Wednesday, February 22, 2006

Bird Flu Outbreak - Iraq

"I've meant to write about bird flu for some time now. When the outbreak in Turkey started in January I had a renewed impetus however my schedule has been all enveloping since the beginning of the year. Because of it's importance both in terms of human health as well as potential impacts on wild bird populations I will devote some time to this topic. This is a significant departure to my usual posts on Iraqi natural history.

With two confirmed deaths, several more reported including one from outside of the Kurdish region there is sufficient evidence that certain precautionary measures should be taken including the slaughter of flocks in areas where bird or human infections have been confirmed and people changing behaviors to limit contact with domestic or wild birds such as the use of a mask when tending flocks in areas where no cull has been ordered and stopping all activities like hunting where a person might handle dead birds.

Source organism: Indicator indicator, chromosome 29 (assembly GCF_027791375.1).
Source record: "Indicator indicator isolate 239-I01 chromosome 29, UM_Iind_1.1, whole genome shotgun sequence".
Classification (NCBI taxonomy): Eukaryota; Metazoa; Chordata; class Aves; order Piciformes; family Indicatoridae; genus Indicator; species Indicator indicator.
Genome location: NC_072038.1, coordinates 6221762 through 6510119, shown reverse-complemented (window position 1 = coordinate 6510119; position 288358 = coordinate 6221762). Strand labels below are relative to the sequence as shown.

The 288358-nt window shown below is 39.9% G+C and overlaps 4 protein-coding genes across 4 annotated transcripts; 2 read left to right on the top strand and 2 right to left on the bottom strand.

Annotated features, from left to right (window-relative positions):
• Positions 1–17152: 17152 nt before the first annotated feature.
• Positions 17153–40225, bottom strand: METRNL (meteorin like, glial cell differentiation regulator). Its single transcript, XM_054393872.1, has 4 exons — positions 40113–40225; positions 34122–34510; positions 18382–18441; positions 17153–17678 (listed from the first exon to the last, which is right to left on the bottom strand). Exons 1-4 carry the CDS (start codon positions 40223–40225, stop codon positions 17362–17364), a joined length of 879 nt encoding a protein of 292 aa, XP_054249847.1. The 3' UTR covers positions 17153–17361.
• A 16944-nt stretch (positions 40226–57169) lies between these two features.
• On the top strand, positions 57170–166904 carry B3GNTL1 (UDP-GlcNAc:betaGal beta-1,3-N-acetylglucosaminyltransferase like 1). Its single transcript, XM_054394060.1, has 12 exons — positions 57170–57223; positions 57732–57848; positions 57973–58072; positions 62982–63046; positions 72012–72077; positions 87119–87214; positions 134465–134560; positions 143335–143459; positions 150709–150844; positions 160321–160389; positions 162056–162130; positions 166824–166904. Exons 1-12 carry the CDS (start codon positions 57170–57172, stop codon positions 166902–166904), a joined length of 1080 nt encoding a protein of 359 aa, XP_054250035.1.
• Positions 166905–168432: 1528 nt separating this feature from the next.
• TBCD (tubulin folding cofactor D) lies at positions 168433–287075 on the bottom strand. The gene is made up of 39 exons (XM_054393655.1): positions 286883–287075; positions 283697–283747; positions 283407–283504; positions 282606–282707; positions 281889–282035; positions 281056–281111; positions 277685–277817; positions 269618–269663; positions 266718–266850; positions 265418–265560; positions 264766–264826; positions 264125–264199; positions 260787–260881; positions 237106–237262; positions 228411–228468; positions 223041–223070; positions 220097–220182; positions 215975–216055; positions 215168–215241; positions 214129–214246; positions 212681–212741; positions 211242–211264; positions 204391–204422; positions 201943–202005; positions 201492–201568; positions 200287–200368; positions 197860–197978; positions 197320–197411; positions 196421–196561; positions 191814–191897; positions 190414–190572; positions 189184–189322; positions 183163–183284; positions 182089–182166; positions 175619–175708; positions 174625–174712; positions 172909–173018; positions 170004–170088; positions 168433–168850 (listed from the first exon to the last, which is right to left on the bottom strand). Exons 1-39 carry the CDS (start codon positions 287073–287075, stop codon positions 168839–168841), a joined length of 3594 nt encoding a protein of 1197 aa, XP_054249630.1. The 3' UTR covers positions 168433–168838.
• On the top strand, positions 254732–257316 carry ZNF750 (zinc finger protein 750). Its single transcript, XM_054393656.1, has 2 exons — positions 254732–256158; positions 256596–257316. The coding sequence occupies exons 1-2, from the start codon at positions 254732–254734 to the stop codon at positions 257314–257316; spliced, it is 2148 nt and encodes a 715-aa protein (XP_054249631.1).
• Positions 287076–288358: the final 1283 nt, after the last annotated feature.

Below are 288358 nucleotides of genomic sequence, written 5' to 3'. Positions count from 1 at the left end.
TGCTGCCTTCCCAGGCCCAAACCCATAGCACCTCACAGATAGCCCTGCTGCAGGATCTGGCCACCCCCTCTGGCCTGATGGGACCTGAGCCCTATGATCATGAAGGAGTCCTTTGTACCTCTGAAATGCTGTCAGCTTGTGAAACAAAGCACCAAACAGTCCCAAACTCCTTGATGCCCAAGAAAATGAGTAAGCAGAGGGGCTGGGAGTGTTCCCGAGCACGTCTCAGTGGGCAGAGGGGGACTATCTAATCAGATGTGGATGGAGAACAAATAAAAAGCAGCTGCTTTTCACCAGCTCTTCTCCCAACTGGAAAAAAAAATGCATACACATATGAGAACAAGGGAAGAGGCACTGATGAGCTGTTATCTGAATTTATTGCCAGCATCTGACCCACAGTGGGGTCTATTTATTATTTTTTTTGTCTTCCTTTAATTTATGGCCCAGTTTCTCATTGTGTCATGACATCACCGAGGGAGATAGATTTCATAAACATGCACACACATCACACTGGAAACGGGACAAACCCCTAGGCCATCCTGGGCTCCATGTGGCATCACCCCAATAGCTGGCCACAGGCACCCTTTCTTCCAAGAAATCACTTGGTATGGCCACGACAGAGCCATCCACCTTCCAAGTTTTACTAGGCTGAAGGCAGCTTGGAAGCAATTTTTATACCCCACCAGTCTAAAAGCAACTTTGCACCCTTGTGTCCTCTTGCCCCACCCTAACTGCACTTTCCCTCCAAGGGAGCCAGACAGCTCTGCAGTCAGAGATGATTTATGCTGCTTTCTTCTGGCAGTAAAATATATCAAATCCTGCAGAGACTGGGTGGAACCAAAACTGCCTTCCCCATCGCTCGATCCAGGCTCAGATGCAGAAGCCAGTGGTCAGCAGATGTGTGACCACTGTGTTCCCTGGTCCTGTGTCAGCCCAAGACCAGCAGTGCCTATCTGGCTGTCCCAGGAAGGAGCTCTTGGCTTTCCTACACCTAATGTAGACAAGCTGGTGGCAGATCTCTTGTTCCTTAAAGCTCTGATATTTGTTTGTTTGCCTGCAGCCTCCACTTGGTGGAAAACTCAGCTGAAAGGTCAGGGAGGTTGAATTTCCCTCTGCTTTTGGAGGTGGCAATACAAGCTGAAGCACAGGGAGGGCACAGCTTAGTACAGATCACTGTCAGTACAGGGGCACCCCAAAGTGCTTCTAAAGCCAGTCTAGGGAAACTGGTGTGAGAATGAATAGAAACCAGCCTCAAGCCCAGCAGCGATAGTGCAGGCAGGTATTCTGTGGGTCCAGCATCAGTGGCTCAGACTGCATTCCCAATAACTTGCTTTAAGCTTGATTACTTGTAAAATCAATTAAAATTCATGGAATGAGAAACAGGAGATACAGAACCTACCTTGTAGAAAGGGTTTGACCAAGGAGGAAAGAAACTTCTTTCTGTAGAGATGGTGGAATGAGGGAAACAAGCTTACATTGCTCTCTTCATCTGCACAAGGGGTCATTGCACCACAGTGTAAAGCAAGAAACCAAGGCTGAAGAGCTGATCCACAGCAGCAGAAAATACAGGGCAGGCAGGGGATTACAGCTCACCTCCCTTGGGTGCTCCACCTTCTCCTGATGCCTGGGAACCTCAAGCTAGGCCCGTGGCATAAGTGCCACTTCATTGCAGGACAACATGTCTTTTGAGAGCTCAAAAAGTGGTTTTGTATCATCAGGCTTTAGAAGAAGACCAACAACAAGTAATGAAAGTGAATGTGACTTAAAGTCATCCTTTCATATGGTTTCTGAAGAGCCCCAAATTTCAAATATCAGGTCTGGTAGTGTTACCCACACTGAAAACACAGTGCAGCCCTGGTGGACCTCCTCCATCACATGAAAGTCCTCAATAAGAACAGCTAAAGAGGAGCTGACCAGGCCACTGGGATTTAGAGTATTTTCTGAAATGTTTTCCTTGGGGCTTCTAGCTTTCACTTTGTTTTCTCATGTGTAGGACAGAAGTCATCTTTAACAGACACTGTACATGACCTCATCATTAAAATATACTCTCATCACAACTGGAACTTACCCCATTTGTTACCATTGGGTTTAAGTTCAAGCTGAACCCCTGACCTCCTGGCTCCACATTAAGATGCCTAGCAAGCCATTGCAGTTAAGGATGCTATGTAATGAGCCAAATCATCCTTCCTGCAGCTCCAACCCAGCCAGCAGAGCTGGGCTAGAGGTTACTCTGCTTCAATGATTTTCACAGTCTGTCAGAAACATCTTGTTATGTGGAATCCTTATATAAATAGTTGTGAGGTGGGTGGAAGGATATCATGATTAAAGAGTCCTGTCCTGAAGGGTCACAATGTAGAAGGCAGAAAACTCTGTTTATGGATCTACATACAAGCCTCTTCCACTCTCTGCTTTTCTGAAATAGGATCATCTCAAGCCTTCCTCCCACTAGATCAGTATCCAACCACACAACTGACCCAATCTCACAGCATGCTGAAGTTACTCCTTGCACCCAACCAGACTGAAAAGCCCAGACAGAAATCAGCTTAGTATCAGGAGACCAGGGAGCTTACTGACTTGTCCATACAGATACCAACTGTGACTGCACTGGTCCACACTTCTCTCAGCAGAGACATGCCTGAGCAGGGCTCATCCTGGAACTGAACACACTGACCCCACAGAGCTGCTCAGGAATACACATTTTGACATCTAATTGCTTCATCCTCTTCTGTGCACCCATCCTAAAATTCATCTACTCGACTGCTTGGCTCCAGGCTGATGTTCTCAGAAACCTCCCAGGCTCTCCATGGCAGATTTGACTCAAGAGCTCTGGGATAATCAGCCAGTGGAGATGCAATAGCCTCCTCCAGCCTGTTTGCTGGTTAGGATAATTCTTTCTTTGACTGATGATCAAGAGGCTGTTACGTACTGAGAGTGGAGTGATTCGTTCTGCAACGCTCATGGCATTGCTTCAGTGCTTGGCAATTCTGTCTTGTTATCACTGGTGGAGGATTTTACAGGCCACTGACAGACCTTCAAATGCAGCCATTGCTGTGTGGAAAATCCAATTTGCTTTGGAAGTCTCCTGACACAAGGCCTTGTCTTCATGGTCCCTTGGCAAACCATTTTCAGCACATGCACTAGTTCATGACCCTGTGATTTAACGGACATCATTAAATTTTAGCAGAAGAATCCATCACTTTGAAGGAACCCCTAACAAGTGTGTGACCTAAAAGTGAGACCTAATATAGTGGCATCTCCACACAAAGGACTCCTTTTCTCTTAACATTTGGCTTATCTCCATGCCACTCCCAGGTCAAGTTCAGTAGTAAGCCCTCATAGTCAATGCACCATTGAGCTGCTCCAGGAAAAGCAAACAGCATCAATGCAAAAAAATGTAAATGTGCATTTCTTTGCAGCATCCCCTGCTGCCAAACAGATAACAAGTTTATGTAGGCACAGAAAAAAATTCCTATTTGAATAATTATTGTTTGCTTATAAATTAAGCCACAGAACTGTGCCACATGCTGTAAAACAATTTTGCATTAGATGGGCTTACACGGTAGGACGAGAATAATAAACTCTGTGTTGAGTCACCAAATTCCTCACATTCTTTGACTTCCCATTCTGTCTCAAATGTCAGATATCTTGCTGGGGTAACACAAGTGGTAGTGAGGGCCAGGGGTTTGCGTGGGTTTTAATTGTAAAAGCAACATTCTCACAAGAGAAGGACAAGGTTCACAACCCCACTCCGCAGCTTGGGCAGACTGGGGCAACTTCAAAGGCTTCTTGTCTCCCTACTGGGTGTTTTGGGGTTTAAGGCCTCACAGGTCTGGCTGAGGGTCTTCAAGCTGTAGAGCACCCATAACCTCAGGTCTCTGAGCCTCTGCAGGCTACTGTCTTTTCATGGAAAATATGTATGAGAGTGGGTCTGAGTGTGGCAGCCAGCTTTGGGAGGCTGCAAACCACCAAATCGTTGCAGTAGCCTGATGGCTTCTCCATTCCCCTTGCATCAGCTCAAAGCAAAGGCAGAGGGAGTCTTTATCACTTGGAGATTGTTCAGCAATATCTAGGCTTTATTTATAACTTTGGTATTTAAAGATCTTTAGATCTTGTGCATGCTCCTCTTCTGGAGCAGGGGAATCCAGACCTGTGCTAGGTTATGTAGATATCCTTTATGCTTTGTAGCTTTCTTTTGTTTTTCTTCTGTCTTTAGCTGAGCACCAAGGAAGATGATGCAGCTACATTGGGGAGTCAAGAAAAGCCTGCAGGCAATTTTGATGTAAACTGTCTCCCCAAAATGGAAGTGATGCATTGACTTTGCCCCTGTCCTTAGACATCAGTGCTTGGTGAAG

The large scale cull of poultry will cause significant hardship for those who rely on small subsistence flocks of poultry for food. It will also put a strain on the commercial poultry and egg producers.

The main message is to avoid close contact with domestic or wild birds. Most cases to date of Avian Influenza H5N1 have been associated with this risk factor, especially handling birds that are sick or dead. I'll pull together as much useful information as I can for those on the ground. Worldwide there has been no evidence of widespread person-to-person contact. In January the human disease broke out of East and Southeast Asia when human cases started to be reported from Turkey. Several viral mutations noted in the Turkish outbreak are cause for concern and might make the virus more adapted to humans."
Birdidng Babylon
All you ever wanted to know about the bird flu and were afraid to ask.


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